For 20 years, Russ Nix worked in the public safety and law enforcement arenas; while working as an undercover narcotics officer, he saw the impact of the growing opioid crisis and addictions to other medications.

Now, Nix works as a drug diversion specialist at Piedmont Athens (Ga.) Regional Medical Center, a job he pitched to the 360-bed hospital and got. He’s one of a growing number of specialists working in hospitals to tamp down on illicit diversions of drugs.

Drug diversion is the taking of medications outside of the hospital or pharmacy and it is primarily done by inside personnel, such as a nurse or physician and possibly a pharmacist. In general, however, pharmacy departments are put in charge of drug diversion programs given they usually have the most access, Nix explains.

Piedmont Athens became a pilot site with Invistics, a vendor of advanced healthcare inventory visibility and analytics software that uses machine learning technology and analytics to detect opioid and drug theft across the hospital—the program was funded via a grant to Invistics in 2017 from the National Institutes of Health.

“What was most impressive is the software not only detected known diversion cases faster than current methods, it also highlighted recent cases under investigation,” Nix says. “The software provided a historical baseline view that allowed us to clean up practices by partnering with all departments involved.”

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Under the program, Piedmont Athens feeds a range of data to Invistics, which conducts analytics on the data. The hospital wanted analytics assistance, but it also wanted to control the actual program. Nix takes the analytics findings and runs them through machine learning technology to confirm that machine learning is showing the same detection of drug diversions that the hospital is seeing.

Data used to detect diversions include hospital information systems, medical record systems, employee time clocks, wholesale purchasing, inventory and dispensing cabinets. This level of enterprise data enables detection of drug diversions that would not be detected by traditional methods that focus on dispensing cabinets.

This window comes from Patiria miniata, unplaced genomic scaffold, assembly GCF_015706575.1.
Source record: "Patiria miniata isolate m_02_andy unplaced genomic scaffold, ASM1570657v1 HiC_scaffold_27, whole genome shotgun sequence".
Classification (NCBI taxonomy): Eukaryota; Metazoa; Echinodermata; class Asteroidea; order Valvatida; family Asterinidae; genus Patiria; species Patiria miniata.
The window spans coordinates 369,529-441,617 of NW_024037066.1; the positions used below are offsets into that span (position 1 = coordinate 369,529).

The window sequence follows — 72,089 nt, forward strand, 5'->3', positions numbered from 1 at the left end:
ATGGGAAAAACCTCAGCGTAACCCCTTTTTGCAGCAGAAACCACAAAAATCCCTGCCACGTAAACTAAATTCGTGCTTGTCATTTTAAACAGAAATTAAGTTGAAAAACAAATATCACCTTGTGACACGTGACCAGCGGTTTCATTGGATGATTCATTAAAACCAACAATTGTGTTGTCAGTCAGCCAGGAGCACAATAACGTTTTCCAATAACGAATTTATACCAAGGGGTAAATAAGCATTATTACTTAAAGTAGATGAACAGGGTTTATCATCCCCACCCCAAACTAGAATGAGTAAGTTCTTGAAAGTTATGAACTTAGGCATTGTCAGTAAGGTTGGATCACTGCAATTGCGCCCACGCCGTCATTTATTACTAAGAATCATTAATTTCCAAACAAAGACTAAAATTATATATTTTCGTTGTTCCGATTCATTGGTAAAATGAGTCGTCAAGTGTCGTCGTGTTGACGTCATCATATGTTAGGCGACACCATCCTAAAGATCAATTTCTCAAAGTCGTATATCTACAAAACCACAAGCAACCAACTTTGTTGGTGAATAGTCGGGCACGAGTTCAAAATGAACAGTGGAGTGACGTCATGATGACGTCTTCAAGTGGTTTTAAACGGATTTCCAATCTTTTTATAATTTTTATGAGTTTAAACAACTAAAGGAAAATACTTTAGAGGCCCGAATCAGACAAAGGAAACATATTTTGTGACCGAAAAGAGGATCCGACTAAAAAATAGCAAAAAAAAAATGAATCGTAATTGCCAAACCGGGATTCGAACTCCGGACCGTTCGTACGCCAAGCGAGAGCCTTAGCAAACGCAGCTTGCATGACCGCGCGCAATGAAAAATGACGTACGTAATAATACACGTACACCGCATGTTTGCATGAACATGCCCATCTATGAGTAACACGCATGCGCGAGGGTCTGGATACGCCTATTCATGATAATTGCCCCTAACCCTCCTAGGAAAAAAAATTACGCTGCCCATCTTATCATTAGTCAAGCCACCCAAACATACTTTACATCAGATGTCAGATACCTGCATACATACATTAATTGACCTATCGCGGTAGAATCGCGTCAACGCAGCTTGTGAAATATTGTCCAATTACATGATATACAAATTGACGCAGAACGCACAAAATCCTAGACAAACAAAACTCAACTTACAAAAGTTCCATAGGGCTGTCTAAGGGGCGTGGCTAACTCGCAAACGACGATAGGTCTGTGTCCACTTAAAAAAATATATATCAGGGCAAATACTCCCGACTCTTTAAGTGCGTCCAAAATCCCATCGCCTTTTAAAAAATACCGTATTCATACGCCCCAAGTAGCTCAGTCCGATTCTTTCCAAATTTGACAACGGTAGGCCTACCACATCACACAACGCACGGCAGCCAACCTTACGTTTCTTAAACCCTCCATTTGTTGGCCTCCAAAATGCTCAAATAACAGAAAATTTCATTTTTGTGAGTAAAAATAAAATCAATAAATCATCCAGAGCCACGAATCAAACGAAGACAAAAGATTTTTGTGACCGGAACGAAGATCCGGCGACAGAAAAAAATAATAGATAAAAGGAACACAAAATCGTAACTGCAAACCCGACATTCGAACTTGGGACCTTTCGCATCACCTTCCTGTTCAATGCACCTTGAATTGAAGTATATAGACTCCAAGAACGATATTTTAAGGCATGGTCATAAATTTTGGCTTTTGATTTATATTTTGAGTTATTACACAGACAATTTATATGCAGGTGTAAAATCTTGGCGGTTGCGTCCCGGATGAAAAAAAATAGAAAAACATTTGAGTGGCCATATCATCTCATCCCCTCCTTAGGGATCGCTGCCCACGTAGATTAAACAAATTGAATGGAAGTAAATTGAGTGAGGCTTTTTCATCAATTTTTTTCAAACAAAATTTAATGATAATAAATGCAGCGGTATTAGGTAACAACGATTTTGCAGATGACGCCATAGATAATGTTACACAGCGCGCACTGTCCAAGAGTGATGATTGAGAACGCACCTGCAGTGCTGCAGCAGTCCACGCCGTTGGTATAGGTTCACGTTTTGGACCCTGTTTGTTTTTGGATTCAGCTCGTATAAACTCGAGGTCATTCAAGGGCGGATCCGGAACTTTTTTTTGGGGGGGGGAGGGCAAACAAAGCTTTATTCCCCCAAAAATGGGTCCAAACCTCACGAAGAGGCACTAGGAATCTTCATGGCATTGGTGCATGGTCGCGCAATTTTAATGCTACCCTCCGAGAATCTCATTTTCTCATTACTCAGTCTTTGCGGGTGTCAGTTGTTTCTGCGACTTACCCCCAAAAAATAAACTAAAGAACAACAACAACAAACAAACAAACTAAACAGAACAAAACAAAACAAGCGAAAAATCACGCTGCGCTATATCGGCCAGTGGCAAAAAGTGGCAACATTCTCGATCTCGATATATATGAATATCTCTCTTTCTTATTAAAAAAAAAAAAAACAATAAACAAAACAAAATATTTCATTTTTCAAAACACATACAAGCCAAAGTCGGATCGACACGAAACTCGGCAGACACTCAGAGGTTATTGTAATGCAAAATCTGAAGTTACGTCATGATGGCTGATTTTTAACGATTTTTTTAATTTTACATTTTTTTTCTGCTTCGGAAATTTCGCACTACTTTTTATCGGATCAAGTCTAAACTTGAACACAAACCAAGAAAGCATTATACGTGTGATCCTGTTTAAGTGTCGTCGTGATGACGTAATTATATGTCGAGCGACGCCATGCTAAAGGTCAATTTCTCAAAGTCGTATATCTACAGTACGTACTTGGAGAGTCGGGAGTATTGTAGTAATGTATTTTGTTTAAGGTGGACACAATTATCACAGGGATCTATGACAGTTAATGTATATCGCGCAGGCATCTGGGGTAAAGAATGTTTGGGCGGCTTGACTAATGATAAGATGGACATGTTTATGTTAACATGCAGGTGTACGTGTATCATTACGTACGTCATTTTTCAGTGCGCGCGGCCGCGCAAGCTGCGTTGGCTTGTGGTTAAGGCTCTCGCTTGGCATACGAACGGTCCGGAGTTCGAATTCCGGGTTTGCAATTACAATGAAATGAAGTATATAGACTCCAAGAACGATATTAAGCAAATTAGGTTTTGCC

“Healthcare organizations need to embrace proactive drug diversion management,” Nix contents. “It’s not enough to just react when incidents occur. All organizations should be looking for more proactive ways to reduce diversion and develop best practices. Drug diversion is system-wide—you can’t point to one area as the main culprit, so we have active investigations at all times.”

Healthcare organizations that run occasional reports and analyses are not likely to be effective in reducing drug diversions, because these reports likely will be several weeks behind the present state of diversions, Nix advises. Doing a report every 24 hours, however, will enable identification of an incident that could have put the hospital at risk.

That’s important for safety and legal reasons, because the federal Drug Enforcement Agency and state Boards of Pharmacy can levy fines against hospitals that don’t adequately monitor diversions. “These agencies want to know what the facility has done to try to prevent diversions so you need to adopt best practices,” Nix warns. “We want to do everything we can to be the best there is at managing drug diversions.”

Pharmacy vendors, he adds, can help hospitals develop their best practice strategy. Invistics, for example, facilitates meetings to help providers develop best practices for a given region, so there is continuous continuity of surveillance and joint development of new ways to improve surveillance.

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